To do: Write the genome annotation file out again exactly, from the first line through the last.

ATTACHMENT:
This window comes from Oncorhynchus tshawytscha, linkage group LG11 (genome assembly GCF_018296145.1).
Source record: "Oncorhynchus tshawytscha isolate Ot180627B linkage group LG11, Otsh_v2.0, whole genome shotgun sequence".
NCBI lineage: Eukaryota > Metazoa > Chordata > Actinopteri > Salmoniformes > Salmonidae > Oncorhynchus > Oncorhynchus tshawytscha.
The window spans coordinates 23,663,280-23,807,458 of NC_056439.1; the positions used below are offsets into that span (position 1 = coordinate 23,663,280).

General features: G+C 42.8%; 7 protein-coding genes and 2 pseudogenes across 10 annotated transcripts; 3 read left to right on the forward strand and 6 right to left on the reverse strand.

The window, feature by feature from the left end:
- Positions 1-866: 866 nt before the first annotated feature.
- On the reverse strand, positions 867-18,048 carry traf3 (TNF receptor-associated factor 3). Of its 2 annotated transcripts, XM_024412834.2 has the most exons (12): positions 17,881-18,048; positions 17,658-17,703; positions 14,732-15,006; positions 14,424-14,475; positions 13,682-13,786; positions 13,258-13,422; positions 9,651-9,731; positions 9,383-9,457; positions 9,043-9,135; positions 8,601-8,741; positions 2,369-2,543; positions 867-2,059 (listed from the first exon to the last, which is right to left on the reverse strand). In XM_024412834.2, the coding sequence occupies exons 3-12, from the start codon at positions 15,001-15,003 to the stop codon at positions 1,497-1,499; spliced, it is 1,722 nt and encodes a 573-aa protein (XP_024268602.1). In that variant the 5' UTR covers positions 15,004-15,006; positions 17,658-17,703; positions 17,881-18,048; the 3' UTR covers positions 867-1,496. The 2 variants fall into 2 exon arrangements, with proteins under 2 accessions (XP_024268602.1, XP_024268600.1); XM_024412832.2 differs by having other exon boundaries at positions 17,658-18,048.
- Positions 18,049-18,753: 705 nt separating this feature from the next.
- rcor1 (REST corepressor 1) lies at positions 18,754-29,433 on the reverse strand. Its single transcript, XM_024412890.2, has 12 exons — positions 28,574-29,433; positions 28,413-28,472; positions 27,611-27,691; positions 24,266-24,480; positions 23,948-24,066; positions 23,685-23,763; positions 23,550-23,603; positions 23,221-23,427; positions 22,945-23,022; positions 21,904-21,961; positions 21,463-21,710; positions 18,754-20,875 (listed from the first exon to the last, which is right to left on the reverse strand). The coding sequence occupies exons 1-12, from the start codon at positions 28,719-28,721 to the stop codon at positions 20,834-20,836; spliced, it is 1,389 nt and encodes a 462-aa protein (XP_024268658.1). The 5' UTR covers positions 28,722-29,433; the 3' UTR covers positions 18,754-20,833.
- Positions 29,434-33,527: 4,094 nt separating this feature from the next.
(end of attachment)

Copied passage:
This window comes from Oncorhynchus tshawytscha, linkage group LG11 (genome assembly GCF_018296145.1).
Source record: "Oncorhynchus tshawytscha isolate Ot180627B linkage group LG11, Otsh_v2.0, whole genome shotgun sequence".
NCBI lineage: Eukaryota > Metazoa > Chordata > Actinopteri > Salmoniformes > Salmonidae > Oncorhynchus > Oncorhynchus tshawytscha.
The window spans coordinates 23,663,280-23,807,458 of NC_056439.1; the positions used below are offsets into that span (position 1 = coordinate 23,663,280).

General features: G+C 42.8%; 7 protein-coding genes and 2 pseudogenes across 10 annotated transcripts; 3 read left to right on the forward strand and 6 right to left on the reverse strand.

The window, feature by feature from the left end:
- Positions 1-866: 866 nt before the first annotated feature.
- On the reverse strand, positions 867-18,048 carry traf3 (TNF receptor-associated factor 3). Of its 2 annotated transcripts, XM_024412834.2 has the most exons (12): positions 17,881-18,048; positions 17,658-17,703; positions 14,732-15,006; positions 14,424-14,475; positions 13,682-13,786; positions 13,258-13,422; positions 9,651-9,731; positions 9,383-9,457; positions 9,043-9,135; positions 8,601-8,741; positions 2,369-2,543; positions 867-2,059 (listed from the first exon to the last, which is right to left on the reverse strand). In XM_024412834.2, the coding sequence occupies exons 3-12, from the start codon at positions 15,001-15,003 to the stop codon at positions 1,497-1,499; spliced, it is 1,722 nt and encodes a 573-aa protein (XP_024268602.1). In that variant the 5' UTR covers positions 15,004-15,006; positions 17,658-17,703; positions 17,881-18,048; the 3' UTR covers positions 867-1,496. The 2 variants fall into 2 exon arrangements, with proteins under 2 accessions (XP_024268602.1, XP_024268600.1); XM_024412832.2 differs by having other exon boundaries at positions 17,658-18,048.
- Positions 18,049-18,753: 705 nt separating this feature from the next.
- rcor1 (REST corepressor 1) lies at positions 18,754-29,433 on the reverse strand. Its single transcript, XM_024412890.2, has 12 exons — positions 28,574-29,433; positions 28,413-28,472; positions 27,611-27,691; positions 24,266-24,480; positions 23,948-24,066; positions 23,685-23,763; positions 23,550-23,603; positions 23,221-23,427; positions 22,945-23,022; positions 21,904-21,961; positions 21,463-21,710; positions 18,754-20,875 (listed from the first exon to the last, which is right to left on the reverse strand). The coding sequence occupies exons 1-12, from the start codon at positions 28,719-28,721 to the stop codon at positions 20,834-20,836; spliced, it is 1,389 nt and encodes a 462-aa protein (XP_024268658.1). The 5' UTR covers positions 28,722-29,433; the 3' UTR covers positions 18,754-20,833.
- Positions 29,434-33,527: 4,094 nt separating this feature from the next.